Grice's theory about "what is said", the complete
propositional (truth-conditional) content of the basic
speech-act of an utterance, and "what is implicated" and
then she describes the relevance-theoretic
explicature/implicature distinction, which is considered a
distinction between two different ways of deriving
communicated assumptions.
Explicatures are defined as ostensively communicated
assumptions inferentially developed from one of the
linguistically given logical forms encoded by the
utterance. They are further specified to include in the
account several types of "subutterances", although the
central concepts of ostensive communication and pragmatic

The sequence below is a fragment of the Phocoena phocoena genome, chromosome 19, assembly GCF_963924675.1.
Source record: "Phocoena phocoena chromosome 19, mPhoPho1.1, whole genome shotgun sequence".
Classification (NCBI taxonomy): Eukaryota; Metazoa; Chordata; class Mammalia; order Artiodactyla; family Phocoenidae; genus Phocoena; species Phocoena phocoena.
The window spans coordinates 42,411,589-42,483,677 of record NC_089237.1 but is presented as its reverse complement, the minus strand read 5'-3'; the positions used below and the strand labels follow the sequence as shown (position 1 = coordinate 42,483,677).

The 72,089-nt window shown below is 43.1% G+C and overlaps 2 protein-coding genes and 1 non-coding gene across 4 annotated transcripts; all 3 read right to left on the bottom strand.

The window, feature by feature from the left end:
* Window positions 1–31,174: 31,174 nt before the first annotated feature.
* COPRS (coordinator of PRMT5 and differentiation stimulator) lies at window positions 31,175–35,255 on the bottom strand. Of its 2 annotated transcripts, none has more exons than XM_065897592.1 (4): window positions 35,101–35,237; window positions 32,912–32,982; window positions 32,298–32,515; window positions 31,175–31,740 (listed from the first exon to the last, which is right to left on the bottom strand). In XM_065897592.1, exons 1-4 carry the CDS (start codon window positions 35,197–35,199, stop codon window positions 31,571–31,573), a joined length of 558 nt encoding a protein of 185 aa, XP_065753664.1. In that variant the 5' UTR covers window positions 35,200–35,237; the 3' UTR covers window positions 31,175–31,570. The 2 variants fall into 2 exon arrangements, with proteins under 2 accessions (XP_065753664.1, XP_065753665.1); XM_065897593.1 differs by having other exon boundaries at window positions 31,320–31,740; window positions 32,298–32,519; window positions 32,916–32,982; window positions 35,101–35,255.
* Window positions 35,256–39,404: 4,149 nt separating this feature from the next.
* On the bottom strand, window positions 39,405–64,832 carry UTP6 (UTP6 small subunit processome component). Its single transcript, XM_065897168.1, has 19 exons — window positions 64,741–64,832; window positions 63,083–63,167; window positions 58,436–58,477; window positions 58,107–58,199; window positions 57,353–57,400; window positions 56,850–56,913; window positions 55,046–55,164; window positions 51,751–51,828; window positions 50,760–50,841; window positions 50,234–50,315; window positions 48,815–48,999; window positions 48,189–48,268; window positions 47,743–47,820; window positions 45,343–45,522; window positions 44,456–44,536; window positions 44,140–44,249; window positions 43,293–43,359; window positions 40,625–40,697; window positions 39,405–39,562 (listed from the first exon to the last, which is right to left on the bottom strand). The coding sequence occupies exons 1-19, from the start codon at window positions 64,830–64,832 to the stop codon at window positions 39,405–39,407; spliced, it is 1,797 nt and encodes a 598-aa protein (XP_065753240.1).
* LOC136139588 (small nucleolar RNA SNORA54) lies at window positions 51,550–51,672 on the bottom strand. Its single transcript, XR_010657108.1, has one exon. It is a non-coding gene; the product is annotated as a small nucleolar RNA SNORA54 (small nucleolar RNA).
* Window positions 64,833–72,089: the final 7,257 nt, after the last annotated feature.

enrichment maintain their primacy. Explicatures are then
made distinct from the "propositions expressed", which,
within the relevance-theoretic approach, are connected with
an idea of a "representational level of explicit content
that may not be communicated (speaker-meant)" (p.133).
Following the argumentation developed throughout the first
two chapters, Carston starts casting some doubt on the
necessity for different explicatory levels other than the
encoded logical form, explicatures and other contextual
enrichments. This strong conclusion will be drawn in the
final chapter.
Implicatures are defined as ostensively communicated
assumptions which are derived exclusively by pragmatic
inference and they are further divided in implicated
premises and implicated conclusions. In Carston's account,
only Gricean "conversational implicatures" figure (and they
are considered an aspect of the proposition expressed),